Standard of care: Latest health development plan lays out an ambitious agenda

Since the implementation of the first five-year National Health Development Plan (Plan National de Dé veloppement Sanitaire, PNDS) in 2011, the government has focused on bringing health care infrastructure up to international standards. During the first two iterations of the PNDS, covering the period 2011-20, the state built 10 general hospitals, and rehabilitated 22 regional hospitals, 78 general hospitals and 233 health clinics. Despite the Covid-19 pandemic, the construction of primary and secondary care facilities forged ahead in 2020, with 706 public and private hospitals and clinics built that year. Significant headway has also been made to plug staff shortages. Between 2016 and 2020 the government recruited 16,481 doctors, nurses and midwives, while deploying over 11,000 community health workers. The PNDS 2021-25 prioritises many similar initiatives, and other reforms to foster dynamism and competition in the sector have been laid out.

“Although the pandemic presented serious challenges, one positive point that can be highlighted is the degree of collaboration between the public and private sectors, which was strengthened thanks to government support,” Ange Désiré Yapi, general director of the Nouvelle Pharmacie de la Santé Publique, told OBG.

Ambitious Targets

In the PNDS 2021-25, the government has set ambitious targets to improve general health indicators. By 2025 it aims to reduce infant and maternal mortality rates by half and increase the average life expectancy from 57 to 62 years. The strategy focuses on improving access to health care across the board through infrastructure development, staff training and better financing options for the system.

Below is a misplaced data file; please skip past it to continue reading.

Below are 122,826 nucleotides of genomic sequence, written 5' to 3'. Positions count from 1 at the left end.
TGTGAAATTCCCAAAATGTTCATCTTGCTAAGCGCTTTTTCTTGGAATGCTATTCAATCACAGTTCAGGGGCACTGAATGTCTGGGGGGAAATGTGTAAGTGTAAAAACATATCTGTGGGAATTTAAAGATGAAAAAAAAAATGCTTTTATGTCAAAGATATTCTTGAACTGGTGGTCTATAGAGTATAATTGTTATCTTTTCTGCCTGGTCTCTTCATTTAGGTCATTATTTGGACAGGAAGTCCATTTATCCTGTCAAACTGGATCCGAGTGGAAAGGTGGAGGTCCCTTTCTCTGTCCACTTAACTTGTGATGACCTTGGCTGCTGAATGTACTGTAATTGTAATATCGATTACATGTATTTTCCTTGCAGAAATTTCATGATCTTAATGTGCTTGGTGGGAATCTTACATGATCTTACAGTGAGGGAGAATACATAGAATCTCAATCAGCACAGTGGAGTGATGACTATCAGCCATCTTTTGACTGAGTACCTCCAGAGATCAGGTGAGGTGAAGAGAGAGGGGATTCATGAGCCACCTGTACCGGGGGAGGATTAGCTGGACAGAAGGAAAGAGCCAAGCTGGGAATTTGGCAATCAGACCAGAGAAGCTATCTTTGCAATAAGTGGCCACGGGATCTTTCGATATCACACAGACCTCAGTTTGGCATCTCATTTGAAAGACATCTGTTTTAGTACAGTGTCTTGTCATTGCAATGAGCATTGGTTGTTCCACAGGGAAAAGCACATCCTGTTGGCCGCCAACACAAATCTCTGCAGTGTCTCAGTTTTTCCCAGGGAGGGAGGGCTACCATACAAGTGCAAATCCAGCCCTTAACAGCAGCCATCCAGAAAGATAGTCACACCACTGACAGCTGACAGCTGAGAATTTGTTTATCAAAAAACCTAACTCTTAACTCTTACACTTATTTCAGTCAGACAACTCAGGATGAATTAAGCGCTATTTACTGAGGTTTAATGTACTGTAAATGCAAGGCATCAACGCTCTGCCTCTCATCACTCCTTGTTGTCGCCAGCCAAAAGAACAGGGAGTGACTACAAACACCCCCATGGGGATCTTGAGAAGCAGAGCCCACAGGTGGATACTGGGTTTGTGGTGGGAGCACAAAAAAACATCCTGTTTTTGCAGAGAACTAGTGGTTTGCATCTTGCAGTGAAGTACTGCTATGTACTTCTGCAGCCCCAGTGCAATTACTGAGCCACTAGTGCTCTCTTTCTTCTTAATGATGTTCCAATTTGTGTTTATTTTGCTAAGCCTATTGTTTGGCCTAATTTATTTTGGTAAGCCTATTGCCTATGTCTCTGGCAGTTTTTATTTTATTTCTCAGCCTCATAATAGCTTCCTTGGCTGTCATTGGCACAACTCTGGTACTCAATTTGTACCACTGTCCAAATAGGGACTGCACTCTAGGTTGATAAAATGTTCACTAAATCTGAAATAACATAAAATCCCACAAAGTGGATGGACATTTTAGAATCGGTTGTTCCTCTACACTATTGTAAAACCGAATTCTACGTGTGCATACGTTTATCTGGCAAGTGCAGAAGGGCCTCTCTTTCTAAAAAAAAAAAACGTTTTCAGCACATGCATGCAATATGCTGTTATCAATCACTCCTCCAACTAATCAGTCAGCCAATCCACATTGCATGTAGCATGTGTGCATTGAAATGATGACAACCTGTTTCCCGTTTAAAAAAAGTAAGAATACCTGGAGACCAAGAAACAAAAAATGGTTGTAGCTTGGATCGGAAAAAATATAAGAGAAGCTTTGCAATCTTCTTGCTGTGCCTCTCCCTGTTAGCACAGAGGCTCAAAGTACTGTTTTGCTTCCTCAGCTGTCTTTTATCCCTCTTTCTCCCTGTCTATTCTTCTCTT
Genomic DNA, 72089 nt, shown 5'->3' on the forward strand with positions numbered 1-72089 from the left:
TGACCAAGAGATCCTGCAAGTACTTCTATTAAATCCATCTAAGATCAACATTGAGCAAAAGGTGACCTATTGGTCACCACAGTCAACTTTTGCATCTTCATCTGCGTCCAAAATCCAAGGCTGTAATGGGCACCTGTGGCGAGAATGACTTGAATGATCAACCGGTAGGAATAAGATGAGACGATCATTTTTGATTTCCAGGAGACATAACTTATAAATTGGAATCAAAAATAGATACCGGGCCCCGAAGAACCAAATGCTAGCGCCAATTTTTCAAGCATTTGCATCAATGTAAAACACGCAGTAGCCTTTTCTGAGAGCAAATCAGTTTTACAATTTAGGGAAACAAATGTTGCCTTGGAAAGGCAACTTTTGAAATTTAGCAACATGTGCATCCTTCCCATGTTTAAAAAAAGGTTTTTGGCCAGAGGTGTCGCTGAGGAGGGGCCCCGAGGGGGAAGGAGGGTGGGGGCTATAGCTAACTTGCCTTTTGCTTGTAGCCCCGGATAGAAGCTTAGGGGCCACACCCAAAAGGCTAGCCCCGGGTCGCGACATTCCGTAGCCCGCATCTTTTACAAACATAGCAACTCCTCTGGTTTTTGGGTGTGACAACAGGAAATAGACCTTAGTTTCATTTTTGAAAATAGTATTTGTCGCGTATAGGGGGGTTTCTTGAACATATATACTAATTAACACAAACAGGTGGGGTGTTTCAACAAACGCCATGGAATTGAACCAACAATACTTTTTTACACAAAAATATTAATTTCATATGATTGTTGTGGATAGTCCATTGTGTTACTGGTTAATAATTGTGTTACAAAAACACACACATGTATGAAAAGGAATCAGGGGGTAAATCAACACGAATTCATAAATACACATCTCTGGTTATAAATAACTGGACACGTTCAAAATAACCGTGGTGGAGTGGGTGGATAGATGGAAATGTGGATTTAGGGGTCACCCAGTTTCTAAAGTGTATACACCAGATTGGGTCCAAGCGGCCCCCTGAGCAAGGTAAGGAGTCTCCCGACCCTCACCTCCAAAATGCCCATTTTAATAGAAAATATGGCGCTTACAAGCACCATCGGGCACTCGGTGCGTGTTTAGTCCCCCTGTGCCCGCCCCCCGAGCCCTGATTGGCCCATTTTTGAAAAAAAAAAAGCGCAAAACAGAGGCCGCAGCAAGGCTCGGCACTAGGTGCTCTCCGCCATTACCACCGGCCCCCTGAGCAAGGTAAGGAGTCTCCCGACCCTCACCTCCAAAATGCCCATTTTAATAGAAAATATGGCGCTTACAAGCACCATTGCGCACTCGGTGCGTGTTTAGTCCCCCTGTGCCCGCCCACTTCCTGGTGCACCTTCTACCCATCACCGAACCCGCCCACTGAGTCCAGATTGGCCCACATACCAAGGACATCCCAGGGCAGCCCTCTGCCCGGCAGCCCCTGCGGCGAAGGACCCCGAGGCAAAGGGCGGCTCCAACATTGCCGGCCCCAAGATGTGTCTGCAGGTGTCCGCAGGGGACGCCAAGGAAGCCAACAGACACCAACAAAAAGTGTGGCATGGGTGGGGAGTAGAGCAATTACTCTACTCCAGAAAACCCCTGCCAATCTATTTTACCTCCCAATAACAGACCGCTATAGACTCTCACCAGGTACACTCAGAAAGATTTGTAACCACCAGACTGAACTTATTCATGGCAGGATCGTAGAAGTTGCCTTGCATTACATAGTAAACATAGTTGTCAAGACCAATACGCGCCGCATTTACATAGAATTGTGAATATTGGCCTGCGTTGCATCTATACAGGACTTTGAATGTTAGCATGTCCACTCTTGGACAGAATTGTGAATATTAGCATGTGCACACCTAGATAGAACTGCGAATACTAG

The government aims to increase the share of the population living within a 5-km radius of a health facility from 69% in 2018 to 80% by 2025. It plans to construct 376 new health establishments at a cost of $1.3bn. This includes four university hospitals, 17 regional health centres and 45 regional hospitals. Others, including university hospitals in Cocody and Yopougon, will be rehabilitated. The PNDS 2021-25 also plans to construct specialist medical facilities in several cities, including a radiotherapy centre in Abengourou, an emergency unit in Daoukro and Séguéla, a trauma centre in Toumodi, and a surgery and emergency unit in Bouna.

Human Resources

The training of health workers remains a key priority under the PNDS 2021-25. An additional 510 doctors, other senior health managers and 2475 personnel will be recruited each year. The government will set up incentive programmes to encourage health care professionals to work in rural regions. Through this system, the government hopes to double the number of doctors working in some of the country’s most isolated areas.

While many of these measures are similar to previous plans, the PNDS 2021-25 outlines significant reforms relating to financing, industrialisation and the private sector. The government aims to increase the health budget from 4.4% to 10% of the total by 2025, with a long-term goal of 15%. It has also singled out industrialisation, including pharmaceutical industrialisation, as a strategic priority for the sector.

Management Reforms

Reforming the current organisational structure of hospital management is also high on the agenda. The government intends to develop legislation under which public hospitals will continue to be supervised by the state but will run as private businesses with a results-based management approach to increase revenue and reduce costs. It will also carry out inspections of 500 private health establishments per year to ensure compliance.

The PNDS 2021-25 recognises the financial implications of such an undertaking and is looking to international donors and investors to achieve its targets. Resource optimisation will also be key. To cut costs and encourage improved services, public health facilities will be financed based on their performance. Various overlapping health programmes will also be merged and consolidated to reduce workforce and lower costs.